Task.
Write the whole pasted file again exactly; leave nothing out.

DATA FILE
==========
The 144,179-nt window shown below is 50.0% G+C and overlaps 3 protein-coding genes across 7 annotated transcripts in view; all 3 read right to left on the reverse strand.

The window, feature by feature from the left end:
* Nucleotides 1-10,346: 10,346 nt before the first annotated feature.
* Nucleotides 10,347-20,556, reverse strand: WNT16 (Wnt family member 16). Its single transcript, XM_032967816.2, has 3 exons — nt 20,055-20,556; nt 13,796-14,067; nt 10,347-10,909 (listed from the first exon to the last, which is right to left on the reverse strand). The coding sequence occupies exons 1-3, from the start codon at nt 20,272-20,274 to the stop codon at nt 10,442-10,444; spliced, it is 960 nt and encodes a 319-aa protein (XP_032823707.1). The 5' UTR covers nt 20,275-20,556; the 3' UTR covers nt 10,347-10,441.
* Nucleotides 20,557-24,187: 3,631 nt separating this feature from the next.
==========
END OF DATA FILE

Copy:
The 144,179-nt window shown below is 50.0% G+C and overlaps 3 protein-coding genes across 7 annotated transcripts in view; all 3 read right to left on the reverse strand.

The window, feature by feature from the left end:
* Nucleotides 1-10,346: 10,346 nt before the first annotated feature.
* Nucleotides 10,347-20,556, reverse strand: WNT16 (Wnt family member 16). Its single transcript, XM_032967816.2, has 3 exons — nt 20,055-20,556; nt 13,796-14,067; nt 10,347-10,909 (listed from the first exon to the last, which is right to left on the reverse strand). The coding sequence occupies exons 1-3, from the start codon at nt 20,272-20,274 to the stop codon at nt 10,442-10,444; spliced, it is 960 nt and encodes a 319-aa protein (XP_032823707.1). The 5' UTR covers nt 20,275-20,556; the 3' UTR covers nt 10,347-10,441.
* Nucleotides 20,557-24,187: 3,631 nt separating this feature from the next.